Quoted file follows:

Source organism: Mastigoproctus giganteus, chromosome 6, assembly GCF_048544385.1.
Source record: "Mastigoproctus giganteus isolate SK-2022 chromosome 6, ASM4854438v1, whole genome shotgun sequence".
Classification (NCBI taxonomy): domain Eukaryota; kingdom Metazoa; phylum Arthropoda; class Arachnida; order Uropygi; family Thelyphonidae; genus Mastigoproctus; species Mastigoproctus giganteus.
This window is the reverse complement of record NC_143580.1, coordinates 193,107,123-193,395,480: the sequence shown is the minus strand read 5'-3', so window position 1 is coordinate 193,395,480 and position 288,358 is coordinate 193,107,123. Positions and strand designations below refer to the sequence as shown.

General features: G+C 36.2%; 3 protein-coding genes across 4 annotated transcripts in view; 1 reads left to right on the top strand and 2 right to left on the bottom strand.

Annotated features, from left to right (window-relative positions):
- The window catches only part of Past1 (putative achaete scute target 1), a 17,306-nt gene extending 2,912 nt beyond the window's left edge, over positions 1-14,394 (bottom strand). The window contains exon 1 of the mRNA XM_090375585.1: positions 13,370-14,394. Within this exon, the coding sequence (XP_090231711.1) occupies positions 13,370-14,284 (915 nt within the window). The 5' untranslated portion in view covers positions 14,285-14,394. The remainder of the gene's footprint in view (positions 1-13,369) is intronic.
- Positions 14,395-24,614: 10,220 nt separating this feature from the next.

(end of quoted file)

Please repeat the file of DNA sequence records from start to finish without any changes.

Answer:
Source organism: Mastigoproctus giganteus, chromosome 6, assembly GCF_048544385.1.
Source record: "Mastigoproctus giganteus isolate SK-2022 chromosome 6, ASM4854438v1, whole genome shotgun sequence".
Classification (NCBI taxonomy): domain Eukaryota; kingdom Metazoa; phylum Arthropoda; class Arachnida; order Uropygi; family Thelyphonidae; genus Mastigoproctus; species Mastigoproctus giganteus.
This window is the reverse complement of record NC_143580.1, coordinates 193,107,123-193,395,480: the sequence shown is the minus strand read 5'-3', so window position 1 is coordinate 193,395,480 and position 288,358 is coordinate 193,107,123. Positions and strand designations below refer to the sequence as shown.

General features: G+C 36.2%; 3 protein-coding genes across 4 annotated transcripts in view; 1 reads left to right on the top strand and 2 right to left on the bottom strand.

Annotated features, from left to right (window-relative positions):
- The window catches only part of Past1 (putative achaete scute target 1), a 17,306-nt gene extending 2,912 nt beyond the window's left edge, over positions 1-14,394 (bottom strand). The window contains exon 1 of the mRNA XM_090375585.1: positions 13,370-14,394. Within this exon, the coding sequence (XP_090231711.1) occupies positions 13,370-14,284 (915 nt within the window). The 5' untranslated portion in view covers positions 14,285-14,394. The remainder of the gene's footprint in view (positions 1-13,369) is intronic.
- Positions 14,395-24,614: 10,220 nt separating this feature from the next.